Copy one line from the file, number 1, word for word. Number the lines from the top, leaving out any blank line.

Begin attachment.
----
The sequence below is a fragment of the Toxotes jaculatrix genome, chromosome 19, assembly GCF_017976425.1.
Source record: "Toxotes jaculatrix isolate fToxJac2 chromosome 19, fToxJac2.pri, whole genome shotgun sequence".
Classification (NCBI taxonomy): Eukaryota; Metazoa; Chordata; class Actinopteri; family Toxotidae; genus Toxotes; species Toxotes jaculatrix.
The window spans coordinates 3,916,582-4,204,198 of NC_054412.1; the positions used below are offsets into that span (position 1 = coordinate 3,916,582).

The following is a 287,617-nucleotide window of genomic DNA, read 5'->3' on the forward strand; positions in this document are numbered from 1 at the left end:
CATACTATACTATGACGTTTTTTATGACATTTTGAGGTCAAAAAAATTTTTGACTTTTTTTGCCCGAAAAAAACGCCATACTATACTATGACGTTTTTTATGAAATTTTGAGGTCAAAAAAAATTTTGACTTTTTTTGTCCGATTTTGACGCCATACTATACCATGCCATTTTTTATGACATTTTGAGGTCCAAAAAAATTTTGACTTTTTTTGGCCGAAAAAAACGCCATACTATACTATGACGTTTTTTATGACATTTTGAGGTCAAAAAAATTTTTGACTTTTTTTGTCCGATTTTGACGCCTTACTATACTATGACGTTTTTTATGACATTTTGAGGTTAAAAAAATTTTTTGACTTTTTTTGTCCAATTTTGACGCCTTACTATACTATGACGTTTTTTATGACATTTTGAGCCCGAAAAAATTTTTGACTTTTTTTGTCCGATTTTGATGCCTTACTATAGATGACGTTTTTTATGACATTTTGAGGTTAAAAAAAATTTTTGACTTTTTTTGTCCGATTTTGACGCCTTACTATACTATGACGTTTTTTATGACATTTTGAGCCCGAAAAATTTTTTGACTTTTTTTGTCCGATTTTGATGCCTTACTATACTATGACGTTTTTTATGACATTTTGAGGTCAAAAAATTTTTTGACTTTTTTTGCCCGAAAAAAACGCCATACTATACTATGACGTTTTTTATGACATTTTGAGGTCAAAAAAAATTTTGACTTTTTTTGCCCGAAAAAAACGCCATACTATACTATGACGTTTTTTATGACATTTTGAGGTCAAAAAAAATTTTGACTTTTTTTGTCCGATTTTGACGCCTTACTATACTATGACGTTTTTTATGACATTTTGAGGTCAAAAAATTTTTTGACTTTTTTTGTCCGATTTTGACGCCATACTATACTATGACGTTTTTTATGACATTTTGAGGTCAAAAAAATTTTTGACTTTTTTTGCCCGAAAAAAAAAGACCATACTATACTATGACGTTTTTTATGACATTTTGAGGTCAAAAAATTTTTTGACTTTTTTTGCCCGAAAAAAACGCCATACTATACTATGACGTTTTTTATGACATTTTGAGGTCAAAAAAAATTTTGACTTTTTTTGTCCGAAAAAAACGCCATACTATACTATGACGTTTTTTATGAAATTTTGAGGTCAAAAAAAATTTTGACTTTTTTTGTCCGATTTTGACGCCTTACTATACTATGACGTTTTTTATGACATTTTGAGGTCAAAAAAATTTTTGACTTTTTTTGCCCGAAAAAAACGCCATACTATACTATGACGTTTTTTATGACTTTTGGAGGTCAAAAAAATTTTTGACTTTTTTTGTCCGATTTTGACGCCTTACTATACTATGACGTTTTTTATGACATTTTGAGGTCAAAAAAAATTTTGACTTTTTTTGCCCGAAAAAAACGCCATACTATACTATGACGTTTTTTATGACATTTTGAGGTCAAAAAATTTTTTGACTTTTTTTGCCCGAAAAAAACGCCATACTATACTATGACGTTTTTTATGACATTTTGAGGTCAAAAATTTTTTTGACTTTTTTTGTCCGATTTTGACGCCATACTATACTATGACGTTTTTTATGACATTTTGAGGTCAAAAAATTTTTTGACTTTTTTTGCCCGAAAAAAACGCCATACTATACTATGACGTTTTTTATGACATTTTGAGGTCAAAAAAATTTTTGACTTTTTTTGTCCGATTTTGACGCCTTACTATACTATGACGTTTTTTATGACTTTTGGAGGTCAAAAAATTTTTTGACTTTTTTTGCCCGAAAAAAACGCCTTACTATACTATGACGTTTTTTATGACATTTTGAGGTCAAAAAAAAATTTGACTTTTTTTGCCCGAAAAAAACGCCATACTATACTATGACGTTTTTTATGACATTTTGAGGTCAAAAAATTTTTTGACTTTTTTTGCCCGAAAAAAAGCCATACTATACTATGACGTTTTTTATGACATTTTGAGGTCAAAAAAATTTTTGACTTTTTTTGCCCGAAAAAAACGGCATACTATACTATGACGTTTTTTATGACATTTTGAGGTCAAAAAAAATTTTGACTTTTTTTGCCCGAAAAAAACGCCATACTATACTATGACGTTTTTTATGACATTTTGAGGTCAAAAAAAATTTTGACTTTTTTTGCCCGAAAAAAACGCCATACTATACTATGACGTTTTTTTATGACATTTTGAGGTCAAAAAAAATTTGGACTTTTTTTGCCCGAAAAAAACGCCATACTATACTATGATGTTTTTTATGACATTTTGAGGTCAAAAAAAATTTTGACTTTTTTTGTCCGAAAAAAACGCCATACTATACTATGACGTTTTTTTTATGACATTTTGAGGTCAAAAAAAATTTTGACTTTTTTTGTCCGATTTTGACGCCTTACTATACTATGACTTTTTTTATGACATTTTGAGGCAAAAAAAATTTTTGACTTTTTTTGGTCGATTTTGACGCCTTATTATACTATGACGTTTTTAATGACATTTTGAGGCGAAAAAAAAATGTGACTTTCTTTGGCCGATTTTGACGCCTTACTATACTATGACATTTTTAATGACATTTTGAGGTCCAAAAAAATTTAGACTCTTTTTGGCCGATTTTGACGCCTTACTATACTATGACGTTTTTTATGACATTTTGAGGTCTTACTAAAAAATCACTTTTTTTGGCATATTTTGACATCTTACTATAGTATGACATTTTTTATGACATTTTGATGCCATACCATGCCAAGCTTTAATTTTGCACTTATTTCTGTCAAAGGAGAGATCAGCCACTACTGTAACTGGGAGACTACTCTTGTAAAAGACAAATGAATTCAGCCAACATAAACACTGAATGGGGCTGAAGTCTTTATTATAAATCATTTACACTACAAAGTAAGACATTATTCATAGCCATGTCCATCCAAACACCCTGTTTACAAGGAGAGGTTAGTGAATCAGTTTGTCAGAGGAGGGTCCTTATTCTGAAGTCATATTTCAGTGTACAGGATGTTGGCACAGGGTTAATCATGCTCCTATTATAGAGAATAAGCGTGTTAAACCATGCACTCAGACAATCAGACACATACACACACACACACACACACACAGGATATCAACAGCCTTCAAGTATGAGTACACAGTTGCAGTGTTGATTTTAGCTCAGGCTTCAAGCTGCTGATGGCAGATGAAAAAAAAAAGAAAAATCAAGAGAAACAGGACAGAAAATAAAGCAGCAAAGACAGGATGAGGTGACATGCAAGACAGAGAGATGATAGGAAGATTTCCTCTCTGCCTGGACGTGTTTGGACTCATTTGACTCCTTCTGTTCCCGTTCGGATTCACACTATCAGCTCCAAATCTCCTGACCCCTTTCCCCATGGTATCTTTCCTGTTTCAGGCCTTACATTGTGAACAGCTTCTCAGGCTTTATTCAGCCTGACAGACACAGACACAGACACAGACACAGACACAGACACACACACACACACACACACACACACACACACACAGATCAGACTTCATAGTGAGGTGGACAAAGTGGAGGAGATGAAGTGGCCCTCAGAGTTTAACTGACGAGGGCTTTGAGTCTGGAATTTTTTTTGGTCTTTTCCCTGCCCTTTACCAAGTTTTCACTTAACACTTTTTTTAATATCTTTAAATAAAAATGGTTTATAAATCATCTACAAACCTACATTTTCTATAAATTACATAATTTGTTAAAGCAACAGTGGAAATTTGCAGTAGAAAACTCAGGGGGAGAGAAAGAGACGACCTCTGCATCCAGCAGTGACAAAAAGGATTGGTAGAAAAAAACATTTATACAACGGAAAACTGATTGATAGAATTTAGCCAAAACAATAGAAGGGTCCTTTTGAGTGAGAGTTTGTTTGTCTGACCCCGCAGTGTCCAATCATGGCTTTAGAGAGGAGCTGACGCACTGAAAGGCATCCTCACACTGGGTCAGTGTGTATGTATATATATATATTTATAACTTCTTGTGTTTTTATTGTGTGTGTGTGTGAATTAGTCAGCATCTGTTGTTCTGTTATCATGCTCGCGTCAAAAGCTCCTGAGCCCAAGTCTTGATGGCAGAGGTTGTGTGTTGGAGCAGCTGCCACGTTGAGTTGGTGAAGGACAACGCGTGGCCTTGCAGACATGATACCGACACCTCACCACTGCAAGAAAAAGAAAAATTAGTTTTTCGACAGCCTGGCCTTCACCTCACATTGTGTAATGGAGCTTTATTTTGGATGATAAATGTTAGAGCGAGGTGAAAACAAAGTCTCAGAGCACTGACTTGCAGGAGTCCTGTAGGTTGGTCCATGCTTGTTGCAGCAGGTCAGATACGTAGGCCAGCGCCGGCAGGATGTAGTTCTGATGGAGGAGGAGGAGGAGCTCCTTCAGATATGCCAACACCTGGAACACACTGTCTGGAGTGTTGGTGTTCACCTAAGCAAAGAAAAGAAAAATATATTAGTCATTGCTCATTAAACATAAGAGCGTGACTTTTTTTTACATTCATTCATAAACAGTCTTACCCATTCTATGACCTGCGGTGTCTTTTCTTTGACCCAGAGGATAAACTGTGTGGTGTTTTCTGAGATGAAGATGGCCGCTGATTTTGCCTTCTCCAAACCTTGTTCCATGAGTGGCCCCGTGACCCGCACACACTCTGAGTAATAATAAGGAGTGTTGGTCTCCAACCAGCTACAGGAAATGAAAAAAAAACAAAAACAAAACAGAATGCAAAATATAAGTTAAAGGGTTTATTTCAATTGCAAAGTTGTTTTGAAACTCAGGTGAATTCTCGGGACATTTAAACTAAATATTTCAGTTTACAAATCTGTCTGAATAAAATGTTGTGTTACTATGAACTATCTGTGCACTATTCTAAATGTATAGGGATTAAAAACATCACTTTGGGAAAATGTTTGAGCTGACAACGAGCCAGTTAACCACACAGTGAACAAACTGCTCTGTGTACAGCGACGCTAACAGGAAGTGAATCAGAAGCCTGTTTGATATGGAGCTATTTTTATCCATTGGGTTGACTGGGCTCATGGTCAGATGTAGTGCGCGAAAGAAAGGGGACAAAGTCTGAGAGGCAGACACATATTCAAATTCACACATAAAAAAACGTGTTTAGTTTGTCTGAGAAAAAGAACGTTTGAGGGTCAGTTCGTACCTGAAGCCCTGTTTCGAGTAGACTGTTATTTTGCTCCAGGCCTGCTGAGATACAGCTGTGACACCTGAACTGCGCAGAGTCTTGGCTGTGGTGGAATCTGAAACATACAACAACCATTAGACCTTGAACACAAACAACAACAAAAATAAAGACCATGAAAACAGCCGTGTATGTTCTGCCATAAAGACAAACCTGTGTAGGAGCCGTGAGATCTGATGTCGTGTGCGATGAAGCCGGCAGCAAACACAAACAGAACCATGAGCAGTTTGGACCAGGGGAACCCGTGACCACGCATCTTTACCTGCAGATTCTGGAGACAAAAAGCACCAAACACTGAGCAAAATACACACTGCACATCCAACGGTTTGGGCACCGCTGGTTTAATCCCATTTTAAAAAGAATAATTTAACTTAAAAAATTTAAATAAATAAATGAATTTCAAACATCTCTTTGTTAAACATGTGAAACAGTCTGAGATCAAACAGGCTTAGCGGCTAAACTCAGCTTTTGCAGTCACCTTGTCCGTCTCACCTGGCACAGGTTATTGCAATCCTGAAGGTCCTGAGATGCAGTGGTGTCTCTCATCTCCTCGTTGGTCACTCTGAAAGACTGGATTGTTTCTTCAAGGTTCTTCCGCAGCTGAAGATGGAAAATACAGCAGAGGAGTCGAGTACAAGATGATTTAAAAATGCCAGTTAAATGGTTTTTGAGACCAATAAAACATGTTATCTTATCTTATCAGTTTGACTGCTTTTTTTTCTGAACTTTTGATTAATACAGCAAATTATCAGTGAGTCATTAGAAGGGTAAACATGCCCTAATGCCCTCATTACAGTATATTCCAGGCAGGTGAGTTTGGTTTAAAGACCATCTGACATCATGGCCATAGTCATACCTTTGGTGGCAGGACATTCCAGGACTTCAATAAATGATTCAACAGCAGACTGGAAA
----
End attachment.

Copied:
The sequence below is a fragment of the Toxotes jaculatrix genome, chromosome 19, assembly GCF_017976425.1.